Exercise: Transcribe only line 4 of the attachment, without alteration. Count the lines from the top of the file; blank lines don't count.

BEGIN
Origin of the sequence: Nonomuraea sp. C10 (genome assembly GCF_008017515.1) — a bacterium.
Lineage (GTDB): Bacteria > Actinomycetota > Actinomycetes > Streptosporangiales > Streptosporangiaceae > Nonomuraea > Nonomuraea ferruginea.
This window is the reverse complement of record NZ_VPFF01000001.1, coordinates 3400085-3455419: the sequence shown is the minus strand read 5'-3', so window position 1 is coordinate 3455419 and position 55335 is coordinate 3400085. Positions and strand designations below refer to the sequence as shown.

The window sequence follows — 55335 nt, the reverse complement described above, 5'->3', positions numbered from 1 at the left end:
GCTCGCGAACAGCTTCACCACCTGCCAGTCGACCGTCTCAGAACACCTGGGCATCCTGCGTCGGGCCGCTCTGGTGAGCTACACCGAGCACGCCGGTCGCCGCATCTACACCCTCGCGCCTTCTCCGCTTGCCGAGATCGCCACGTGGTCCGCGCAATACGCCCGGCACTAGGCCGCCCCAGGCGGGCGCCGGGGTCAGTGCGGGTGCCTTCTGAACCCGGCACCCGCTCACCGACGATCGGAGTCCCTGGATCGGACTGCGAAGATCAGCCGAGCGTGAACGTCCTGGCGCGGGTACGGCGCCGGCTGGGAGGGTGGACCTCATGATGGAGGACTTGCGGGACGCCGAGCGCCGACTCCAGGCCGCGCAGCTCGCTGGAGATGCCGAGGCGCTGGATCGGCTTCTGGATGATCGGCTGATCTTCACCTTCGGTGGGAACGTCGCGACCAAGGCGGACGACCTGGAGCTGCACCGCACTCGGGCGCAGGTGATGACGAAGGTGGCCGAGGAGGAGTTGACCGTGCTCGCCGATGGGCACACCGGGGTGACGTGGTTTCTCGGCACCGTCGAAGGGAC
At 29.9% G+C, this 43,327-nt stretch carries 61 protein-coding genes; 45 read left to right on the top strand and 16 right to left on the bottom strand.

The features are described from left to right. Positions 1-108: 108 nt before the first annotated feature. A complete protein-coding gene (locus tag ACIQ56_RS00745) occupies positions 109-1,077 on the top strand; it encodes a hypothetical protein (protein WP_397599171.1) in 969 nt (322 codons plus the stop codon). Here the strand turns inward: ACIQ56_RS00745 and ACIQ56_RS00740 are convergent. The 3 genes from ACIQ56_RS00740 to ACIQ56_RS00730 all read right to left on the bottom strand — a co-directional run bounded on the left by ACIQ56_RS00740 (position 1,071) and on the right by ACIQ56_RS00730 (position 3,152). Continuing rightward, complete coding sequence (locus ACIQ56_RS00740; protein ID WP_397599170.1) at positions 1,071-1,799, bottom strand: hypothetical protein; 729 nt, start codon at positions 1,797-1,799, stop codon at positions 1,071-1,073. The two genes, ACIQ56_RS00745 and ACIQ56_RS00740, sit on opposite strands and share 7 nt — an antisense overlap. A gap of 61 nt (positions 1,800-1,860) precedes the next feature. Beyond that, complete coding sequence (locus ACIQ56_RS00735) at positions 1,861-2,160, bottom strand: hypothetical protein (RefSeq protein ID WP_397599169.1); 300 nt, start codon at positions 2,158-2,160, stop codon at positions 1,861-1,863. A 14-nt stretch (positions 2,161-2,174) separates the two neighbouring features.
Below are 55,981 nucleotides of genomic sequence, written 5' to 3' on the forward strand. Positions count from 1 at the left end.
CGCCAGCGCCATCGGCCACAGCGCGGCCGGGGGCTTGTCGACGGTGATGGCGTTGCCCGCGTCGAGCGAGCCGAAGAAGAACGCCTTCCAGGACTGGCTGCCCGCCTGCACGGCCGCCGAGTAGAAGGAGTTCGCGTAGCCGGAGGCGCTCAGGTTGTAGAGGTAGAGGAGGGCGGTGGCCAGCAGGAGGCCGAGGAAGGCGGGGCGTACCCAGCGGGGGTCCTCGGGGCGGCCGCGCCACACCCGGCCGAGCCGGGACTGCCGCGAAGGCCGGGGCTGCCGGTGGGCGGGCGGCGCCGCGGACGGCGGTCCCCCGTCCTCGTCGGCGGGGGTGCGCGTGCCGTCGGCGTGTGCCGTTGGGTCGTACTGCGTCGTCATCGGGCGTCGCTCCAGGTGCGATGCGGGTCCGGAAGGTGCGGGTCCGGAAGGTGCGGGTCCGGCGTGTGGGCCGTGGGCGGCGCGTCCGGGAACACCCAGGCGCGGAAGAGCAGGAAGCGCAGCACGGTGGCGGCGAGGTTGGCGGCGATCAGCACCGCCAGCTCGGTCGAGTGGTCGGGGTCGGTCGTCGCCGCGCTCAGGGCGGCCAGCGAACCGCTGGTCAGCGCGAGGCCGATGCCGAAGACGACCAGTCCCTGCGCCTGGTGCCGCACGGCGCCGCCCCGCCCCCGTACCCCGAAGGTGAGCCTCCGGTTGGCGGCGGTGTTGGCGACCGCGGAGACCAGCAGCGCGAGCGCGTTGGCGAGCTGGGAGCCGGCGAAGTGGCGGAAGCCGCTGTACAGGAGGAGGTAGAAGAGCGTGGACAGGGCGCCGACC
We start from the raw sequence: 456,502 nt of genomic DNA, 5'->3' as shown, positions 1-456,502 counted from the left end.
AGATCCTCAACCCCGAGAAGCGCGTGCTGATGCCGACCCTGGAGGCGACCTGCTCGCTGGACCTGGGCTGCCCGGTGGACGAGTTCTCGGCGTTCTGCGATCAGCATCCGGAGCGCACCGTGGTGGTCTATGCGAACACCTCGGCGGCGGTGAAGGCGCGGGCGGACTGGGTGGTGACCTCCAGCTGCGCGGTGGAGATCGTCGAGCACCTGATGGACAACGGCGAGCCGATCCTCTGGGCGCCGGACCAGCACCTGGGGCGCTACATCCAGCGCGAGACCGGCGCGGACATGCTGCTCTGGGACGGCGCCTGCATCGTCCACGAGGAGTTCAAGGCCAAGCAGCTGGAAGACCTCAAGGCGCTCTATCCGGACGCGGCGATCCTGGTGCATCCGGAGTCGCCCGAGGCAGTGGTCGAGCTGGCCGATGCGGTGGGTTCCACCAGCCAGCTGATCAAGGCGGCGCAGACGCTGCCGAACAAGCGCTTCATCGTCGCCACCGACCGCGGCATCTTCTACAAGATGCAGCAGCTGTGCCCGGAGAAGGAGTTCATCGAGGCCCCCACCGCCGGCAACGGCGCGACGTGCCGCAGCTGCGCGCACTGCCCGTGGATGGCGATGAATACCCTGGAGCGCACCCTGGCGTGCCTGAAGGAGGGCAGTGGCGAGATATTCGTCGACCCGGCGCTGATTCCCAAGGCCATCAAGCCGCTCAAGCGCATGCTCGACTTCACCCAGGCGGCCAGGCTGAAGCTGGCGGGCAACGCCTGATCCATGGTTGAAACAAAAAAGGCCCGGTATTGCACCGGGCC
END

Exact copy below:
The window sequence follows — 55335 nt, the reverse complement described above, 5'->3', positions numbered from 1 at the left end: